In one aspect of the invention, there is provided a highly economical basement wall structure that can be utilized to define a habitable basement that provides strength and comfort that equals or exceeds that of conventional basement wall structures. The basement wall in accordance with this aspect of the invention includes a metal sill, a plurality of spaced apart metal wall studs, metal decking secured to the plurality of metal wall studs, and a metal reinforcing stud welded to each of the plurality of metal wall studs. The wall studs extend upwardly from the sill to a height of the habitable basement, and the reinforcing studs extend upwardly from the sill to a height of about 25% or less of the height of the wall studs.
In accordance with another aspect of the invention, a habitable building basement that meets or exceeds applicable construction standards in most or all localities is provided. The habitable building basement includes a concrete basement floor and a basement wall extending upwardly from the basement floor, wherein the basement wall and basement floor define a habitable basement. The basement wall includes a metal sill, a plurality of metal wall studs welded to the sill and extending upwardly from the sill to a height of the habitable basement, metal decking secured to the plurality of metal studs, and a metal reinforcing stud welded to each of the plurality of metal wall studs. Each of the reinforcing studs is also welded to the sill and extends upwardly from the sill to a height of about 25% or less of the height of the metal wall studs.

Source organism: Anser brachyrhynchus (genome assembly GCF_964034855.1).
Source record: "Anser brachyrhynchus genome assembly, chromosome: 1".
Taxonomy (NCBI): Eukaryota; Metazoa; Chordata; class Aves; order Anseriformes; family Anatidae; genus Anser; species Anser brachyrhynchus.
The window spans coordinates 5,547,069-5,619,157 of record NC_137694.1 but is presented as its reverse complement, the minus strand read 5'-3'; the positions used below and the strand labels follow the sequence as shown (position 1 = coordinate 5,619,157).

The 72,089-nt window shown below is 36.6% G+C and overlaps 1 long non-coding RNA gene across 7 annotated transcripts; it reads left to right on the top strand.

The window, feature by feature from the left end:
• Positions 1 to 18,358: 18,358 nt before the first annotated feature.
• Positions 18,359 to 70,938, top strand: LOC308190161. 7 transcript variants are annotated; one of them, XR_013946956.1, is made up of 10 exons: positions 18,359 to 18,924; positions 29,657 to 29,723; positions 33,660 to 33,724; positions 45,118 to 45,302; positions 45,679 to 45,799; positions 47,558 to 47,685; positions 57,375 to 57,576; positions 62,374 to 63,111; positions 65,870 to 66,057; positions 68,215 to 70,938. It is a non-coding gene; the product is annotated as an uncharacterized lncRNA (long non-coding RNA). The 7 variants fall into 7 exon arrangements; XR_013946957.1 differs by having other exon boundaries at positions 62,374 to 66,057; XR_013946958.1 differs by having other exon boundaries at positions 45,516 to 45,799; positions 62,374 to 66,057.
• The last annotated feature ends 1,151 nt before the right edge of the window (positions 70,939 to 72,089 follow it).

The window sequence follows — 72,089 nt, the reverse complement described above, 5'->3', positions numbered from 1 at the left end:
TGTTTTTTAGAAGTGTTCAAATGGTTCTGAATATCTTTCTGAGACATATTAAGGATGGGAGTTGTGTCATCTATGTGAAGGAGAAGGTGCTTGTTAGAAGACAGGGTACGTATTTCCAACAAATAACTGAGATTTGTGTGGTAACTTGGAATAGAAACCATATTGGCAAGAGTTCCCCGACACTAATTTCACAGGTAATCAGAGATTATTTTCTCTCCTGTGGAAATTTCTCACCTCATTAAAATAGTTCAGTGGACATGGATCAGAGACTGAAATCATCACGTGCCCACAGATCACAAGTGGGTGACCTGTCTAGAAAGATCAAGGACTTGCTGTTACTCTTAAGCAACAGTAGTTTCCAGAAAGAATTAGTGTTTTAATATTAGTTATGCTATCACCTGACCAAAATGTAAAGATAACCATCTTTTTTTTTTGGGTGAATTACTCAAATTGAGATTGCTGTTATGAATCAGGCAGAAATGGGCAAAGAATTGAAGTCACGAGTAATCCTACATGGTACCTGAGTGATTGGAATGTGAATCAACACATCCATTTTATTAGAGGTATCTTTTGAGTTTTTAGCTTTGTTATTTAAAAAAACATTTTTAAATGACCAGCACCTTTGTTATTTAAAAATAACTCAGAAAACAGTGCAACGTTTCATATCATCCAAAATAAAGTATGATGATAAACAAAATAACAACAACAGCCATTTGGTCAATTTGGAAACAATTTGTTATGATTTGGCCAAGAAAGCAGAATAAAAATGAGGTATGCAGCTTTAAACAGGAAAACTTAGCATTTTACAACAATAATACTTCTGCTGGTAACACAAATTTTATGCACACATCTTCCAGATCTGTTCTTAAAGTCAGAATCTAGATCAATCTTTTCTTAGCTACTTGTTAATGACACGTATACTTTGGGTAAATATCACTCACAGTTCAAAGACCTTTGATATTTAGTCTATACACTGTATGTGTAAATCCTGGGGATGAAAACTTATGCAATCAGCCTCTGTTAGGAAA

These and other features, advantages and objects of the present invention will be further understood and appreciated by those skilled in the art by reference to the following specification, claims and appended drawings.
FIG. 1 is a perspective view of a basement wall of a building constructed in accordance with the principals of this invention.
FIG. 2 is an elevational view, in partial cross section, of the basement wall shown in FIG. 1, as viewed along lines II—II.
FIG. 3 is a perspective view of a prefabricated section of a basement wall in accordance with the principles of this invention.
A basement wall construction 10 in accordance with the principles of this invention is shown in FIG. 1. A full basement wall 11 is shown in FIG. 2 erected on a footing 12 within an excavation, i.e., below ground level 14. Footing 12 is comprised of compacted pea stones (i.e., stones having a size about equal to or smaller than the size of peas), but can be a conventional concrete footing if desired. The wall 11 may be transported to a construction site and erected in preassembled sections, such as in 10 to 40 foot long sections which can be easily transported such as on a conventional flat bed trailer.